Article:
around again he was gone, had run down to the basement garage and
was trying to steal a police car. I remember the black musicians
Local 627, which became my first national magazine story, where they
drew a chalk circle on the floor on Saturday afternoons and everybody
pitched in a couple of bucks which bought the whisky; and with musicians
dropping in and dropping out, theyd play Indiana
for a solid hour, while the older guys sat on the sidelines saying,
yes, yes, and remembering the days when Count Basie and Lester Young
came by to play.
I had to be there, in a way that watching anything on television
is never being there. It was more of a kick than I could ever describe
to stand in the chilly rain by a Latvian birch forest and watch the
All Soviet Union Go-Kart Championships, or walk through the Malaysian
jungle to write about a motorcycle grand prix and see the little kids,
peeping through the vines, wondering what all that noise and the smell
of Castrol was about. On the island of Quemoy, across the Formosa
Strait from China, the mainland artillery opened up every other day,
and I remember on a shelling day waiting for the C-46 from Taiwan
to pick me up and learning that it had broken down. In Vietnam, a
Norwegian sea captain and I drank beer on the top floor of the old
Caravelle Hotel and watched the fires on the outskirts of Saigon and
later at dinner in the hotels French restaurant I saw the fat
South Vietnamese generals come obscenely in with their gorgeous girl
friends in ao dais cut to the hip.
I havent mentioned an important story yet, but they all went
into my memory where they are as fresh and clean as the day I put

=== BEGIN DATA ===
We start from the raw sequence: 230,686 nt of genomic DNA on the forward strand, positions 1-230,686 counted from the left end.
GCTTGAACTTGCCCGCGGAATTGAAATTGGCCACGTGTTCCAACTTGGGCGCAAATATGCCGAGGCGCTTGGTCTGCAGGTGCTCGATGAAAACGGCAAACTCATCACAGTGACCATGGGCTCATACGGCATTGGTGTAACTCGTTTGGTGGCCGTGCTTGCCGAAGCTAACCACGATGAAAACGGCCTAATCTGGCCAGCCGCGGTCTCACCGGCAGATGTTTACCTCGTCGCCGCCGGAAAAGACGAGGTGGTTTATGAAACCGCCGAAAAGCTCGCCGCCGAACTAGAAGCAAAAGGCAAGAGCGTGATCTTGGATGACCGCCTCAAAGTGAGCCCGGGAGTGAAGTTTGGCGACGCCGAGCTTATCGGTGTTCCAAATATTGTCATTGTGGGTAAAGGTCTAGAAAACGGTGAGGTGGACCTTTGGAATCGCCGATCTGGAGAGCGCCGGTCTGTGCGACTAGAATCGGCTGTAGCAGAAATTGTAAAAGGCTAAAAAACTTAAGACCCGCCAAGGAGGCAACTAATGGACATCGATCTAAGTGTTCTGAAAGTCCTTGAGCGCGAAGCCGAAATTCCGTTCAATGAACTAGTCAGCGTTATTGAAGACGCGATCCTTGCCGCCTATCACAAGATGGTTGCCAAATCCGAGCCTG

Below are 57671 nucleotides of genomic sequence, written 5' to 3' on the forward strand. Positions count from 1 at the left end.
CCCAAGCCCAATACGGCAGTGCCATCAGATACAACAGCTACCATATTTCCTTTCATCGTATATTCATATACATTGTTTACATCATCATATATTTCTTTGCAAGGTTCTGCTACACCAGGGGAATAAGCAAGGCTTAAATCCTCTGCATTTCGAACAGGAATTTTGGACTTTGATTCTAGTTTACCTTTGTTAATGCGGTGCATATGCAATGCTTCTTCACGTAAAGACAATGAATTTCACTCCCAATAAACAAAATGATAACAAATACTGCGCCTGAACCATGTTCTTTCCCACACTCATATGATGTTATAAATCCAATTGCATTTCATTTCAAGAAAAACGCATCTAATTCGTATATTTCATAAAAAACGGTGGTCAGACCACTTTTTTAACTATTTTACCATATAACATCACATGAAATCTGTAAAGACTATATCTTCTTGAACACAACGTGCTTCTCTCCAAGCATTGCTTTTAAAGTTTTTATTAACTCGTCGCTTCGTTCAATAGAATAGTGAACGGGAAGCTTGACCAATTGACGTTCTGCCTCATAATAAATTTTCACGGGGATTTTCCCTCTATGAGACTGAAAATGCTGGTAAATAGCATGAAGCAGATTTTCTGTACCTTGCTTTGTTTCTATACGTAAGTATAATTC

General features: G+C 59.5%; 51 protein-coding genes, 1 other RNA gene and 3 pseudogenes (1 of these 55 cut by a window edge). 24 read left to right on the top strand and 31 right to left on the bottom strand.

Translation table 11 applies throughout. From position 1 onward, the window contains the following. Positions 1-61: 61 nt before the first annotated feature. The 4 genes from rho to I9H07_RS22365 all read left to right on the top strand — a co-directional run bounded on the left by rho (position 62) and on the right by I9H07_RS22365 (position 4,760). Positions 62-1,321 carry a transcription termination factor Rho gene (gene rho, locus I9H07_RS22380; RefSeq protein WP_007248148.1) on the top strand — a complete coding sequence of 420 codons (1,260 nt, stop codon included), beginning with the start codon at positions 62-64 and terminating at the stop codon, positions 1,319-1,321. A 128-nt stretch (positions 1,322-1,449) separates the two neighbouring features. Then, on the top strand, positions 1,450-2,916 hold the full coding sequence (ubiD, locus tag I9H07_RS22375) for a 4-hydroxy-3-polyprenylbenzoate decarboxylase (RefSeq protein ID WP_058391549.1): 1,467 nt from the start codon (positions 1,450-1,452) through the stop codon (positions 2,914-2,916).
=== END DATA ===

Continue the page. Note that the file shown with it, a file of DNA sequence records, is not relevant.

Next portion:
them there. Once, at a cocktail party in St. Louis, I met Martha Gellhorn,
the great war correspondent who had been Ernest Hemingways second
wife. Young man, she said to me, what do you do? I work for the newspaper,
I replied. She smiled and said, yes, that will be good for later.
She was right, of course: All of these things have no value to the
world, but I take them out of that memory box every now and then,
seeing with pleasure that the trinkets I laid down so long ago still
In time I came to see these trinkets for what they are, and understood
that there is a journalism that grown-ups do and that the most important
place for me to do it was in that intersection where the government
and the governed meets ---that wide place where in a democracy the
rubber of the policy meets the road where ordinary people move along
with their lives. I came to see that the greatest privilege and opportunity
of a journalist was to be able to use the potential and power of the
medium for a social purpose. You could say that I had trained all
my life to be an editor, for I had seen, in America and many other